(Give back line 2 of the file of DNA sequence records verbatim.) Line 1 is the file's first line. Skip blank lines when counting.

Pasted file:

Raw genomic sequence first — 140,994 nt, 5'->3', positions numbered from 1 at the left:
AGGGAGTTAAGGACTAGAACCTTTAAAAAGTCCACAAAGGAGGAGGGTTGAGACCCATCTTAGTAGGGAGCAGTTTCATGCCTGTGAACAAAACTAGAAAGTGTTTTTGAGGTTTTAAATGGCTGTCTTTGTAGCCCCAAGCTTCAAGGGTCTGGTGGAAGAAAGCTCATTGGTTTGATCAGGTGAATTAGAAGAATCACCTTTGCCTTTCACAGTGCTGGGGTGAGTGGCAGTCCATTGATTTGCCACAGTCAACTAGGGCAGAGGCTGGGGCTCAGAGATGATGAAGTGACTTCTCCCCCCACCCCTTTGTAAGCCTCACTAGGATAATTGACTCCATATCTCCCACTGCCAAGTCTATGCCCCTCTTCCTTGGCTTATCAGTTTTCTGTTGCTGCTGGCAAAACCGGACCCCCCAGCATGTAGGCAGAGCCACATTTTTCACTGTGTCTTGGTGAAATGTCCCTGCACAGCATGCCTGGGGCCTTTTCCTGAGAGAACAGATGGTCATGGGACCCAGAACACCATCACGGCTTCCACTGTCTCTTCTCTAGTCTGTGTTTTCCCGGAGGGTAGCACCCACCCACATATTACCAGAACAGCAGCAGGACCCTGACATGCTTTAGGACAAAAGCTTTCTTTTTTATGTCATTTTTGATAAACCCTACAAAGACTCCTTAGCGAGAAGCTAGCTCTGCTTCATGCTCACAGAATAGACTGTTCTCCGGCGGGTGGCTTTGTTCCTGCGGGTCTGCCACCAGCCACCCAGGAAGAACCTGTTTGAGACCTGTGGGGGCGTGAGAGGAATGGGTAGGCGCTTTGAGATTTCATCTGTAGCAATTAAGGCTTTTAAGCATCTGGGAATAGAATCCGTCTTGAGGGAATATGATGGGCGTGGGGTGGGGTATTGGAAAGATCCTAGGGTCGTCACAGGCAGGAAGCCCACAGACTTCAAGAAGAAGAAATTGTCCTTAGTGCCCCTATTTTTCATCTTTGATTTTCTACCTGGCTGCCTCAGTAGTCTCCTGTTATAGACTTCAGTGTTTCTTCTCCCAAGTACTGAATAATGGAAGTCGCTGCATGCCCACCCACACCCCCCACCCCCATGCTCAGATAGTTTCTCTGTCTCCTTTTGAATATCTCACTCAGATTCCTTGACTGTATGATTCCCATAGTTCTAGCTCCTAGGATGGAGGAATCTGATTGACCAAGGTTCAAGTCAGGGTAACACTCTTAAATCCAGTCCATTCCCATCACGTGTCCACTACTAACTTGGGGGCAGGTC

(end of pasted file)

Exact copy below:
AGGGAGTTAAGGACTAGAACCTTTAAAAAGTCCACAAAGGAGGAGGGTTGAGACCCATCTTAGTAGGGAGCAGTTTCATGCCTGTGAACAAAACTAGAAAGTGTTTTTGAGGTTTTAAATGGCTGTCTTTGTAGCCCCAAGCTTCAAGGGTCTGGTGGAAGAAAGCTCATTGGTTTGATCAGGTGAATTAGAAGAATCACCTTTGCCTTTCACAGTGCTGGGGTGAGTGGCAGTCCATTGATTTGCCACAGTCAACTAGGGCAGAGGCTGGGGCTCAGAGATGATGAAGTGACTTCTCCCCCCACCCCTTTGTAAGCCTCACTAGGATAATTGACTCCATATCTCCCACTGCCAAGTCTATGCCCCTCTTCCTTGGCTTATCAGTTTTCTGTTGCTGCTGGCAAAACCGGACCCCCCAGCATGTAGGCAGAGCCACATTTTTCACTGTGTCTTGGTGAAATGTCCCTGCACAGCATGCCTGGGGCCTTTTCCTGAGAGAACAGATGGTCATGGGACCCAGAACACCATCACGGCTTCCACTGTCTCTTCTCTAGTCTGTGTTTTCCCGGAGGGTAGCACCCACCCACATATTACCAGAACAGCAGCAGGACCCTGACATGCTTTAGGACAAAAGCTTTCTTTTTTATGTCATTTTTGATAAACCCTACAAAGACTCCTTAGCGAGAAGCTAGCTCTGCTTCATGCTCACAGAATAGACTGTTCTCCGGCGGGTGGCTTTGTTCCTGCGGGTCTGCCACCAGCCACCCAGGAAGAACCTGTTTGAGACCTGTGGGGGCGTGAGAGGAATGGGTAGGCGCTTTGAGATTTCATCTGTAGCAATTAAGGCTTTTAAGCATCTGGGAATAGAATCCGTCTTGAGGGAATATGATGGGCGTGGGGTGGGGTATTGGAAAGATCCTAGGGTCGTCACAGGCAGGAAGCCCACAGACTTCAAGAAGAAGAAATTGTCCTTAGTGCCCCTATTTTTCATCTTTGATTTTCTACCTGGCTGCCTCAGTAGTCTCCTGTTATAGACTTCAGTGTTTCTTCTCCCAAGTACTGAATAATGGAAGTCGCTGCATGCCCACCCACACCCCCCACCCCCATGCTCAGATAGTTTCTCTGTCTCCTTTTGAATATCTCACTCAGATTCCTTGACTGTATGATTCCCATAGTTCTAGCTCCTAGGATGGAGGAATCTGATTGACCAAGGTTCAAGTCAGGGTAACACTCTTAAATCCAGTCCATTCCCATCACGTGTCCACTACTAACTTGGGGGCAGGTC